This is a special sort of a story, and one that hasn't featured on The Word Den before. Verrsions of it are told all over Europe, where it's sometimes called Axe Soup and sometimes Nail Soup.
It goes more or less like this:
A poor man stops beside a village road, where he makes a fire and puts on it a pot containing some water and a large stone.
Well, naturally a whole series of villagers come along to ask him what on earth he's doing. He tells each of them that he's making some delicious stone soup, and that they're welcome to share it once it's done.
The villagers are naturally intrigued, and so when the poor man remarks that it's a pity he's not got an onion or a bunch of parsley or a potato or two to add to the stone soup so it'll be just perfect, they nip off to get them to help the miracle along.
You can see where this is going, can't you.
Now, whether the moral of this story is that it's easy and clever to fool country folk, or that it's all right to cheat people as long as you only take a small portion of what they possess, I'm not quite sure.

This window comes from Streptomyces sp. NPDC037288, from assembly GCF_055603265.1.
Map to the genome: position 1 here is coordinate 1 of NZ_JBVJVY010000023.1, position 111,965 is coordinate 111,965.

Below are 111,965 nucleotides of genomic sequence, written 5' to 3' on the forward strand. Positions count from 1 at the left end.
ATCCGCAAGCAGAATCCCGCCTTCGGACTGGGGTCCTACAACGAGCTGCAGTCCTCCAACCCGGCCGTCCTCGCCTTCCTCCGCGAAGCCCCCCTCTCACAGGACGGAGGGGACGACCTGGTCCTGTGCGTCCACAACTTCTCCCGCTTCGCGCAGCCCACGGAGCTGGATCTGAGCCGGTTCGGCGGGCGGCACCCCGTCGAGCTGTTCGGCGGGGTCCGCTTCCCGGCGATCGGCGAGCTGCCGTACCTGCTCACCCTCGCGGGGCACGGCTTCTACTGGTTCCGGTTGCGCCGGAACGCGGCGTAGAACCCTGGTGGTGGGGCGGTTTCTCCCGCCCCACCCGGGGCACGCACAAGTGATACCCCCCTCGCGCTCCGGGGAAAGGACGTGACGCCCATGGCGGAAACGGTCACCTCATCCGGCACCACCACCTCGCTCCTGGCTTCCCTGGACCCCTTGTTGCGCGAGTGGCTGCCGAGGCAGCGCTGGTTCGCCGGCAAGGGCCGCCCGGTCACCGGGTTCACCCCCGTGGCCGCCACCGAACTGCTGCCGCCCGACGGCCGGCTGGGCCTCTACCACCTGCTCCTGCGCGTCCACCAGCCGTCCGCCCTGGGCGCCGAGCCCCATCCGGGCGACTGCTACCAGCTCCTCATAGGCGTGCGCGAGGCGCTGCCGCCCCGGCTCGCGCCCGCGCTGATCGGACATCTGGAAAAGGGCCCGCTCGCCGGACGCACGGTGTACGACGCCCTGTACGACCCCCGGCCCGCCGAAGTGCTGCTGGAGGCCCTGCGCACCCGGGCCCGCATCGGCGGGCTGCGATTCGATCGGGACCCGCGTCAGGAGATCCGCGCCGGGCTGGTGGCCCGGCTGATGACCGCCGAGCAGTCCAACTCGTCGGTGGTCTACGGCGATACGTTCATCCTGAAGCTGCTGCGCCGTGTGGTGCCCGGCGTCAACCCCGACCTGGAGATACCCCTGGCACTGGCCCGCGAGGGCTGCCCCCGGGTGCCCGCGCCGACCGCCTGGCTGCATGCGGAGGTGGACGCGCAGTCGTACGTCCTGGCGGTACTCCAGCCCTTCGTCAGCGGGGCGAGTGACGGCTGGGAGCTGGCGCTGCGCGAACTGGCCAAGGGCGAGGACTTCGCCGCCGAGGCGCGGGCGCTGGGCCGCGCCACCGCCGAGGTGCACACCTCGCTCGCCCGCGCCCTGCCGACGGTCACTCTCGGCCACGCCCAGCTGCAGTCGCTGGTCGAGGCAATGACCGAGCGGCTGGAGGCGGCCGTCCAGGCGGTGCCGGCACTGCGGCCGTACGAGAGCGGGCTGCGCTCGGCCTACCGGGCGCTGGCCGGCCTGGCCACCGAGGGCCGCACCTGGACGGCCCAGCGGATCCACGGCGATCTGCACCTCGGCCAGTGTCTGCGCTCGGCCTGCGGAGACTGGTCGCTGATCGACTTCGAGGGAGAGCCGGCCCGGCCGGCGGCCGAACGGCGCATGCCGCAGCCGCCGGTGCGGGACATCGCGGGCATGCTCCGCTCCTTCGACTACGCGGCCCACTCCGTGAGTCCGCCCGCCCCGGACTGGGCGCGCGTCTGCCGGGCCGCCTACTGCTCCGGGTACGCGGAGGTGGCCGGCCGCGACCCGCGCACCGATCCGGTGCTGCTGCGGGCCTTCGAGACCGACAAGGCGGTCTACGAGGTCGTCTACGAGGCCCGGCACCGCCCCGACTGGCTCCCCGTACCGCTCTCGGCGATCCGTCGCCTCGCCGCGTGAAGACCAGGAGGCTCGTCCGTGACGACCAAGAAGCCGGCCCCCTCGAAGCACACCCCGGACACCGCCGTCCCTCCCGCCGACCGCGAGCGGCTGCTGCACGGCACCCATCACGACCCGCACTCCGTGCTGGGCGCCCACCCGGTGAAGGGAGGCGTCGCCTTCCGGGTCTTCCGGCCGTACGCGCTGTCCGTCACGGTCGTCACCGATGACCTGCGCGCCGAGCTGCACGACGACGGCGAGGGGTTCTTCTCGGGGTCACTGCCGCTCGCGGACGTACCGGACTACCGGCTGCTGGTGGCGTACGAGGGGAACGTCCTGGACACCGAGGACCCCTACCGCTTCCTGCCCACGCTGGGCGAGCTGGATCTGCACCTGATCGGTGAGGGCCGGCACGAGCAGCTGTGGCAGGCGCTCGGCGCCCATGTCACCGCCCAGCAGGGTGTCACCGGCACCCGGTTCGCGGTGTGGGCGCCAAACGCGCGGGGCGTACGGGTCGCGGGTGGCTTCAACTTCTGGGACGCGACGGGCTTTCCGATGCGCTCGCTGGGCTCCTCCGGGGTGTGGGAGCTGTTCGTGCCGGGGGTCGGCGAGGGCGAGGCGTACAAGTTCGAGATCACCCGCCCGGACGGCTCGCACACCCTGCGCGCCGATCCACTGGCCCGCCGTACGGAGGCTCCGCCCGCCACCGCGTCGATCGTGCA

But at least everyone ends up glowing with the satisfaction caused by full tummies, communal eating, and helping others.
Whether this tale counts a story or merely a joke, I'm not sure, but the Portuguese version takes place near Almeirim, and many restaurants in Almeirim serve stone soup, or sopa de pedra to this day: so if it's a joke, then presumably it's the dentists of Almeirim that have the last laugh.
Now, not many tales change the world, but this one has. In the Second World War General Patton used the "rock soup method" as a way of getting troops into positions in which he had been ordered not to place them. The first troops would be sent forward as scouts, the next lot would be sent to beat off any attack on them, and so on until he had advanced a whole army.
This rock soup method was used when the US Army was halted near Metz during Operation Market Garden.
Word To Use Today: soup. This is an ancient word, versions of which have been found as the Late Latin suppa, Old French soupe, Middle High German suppe and Old Norse soppa.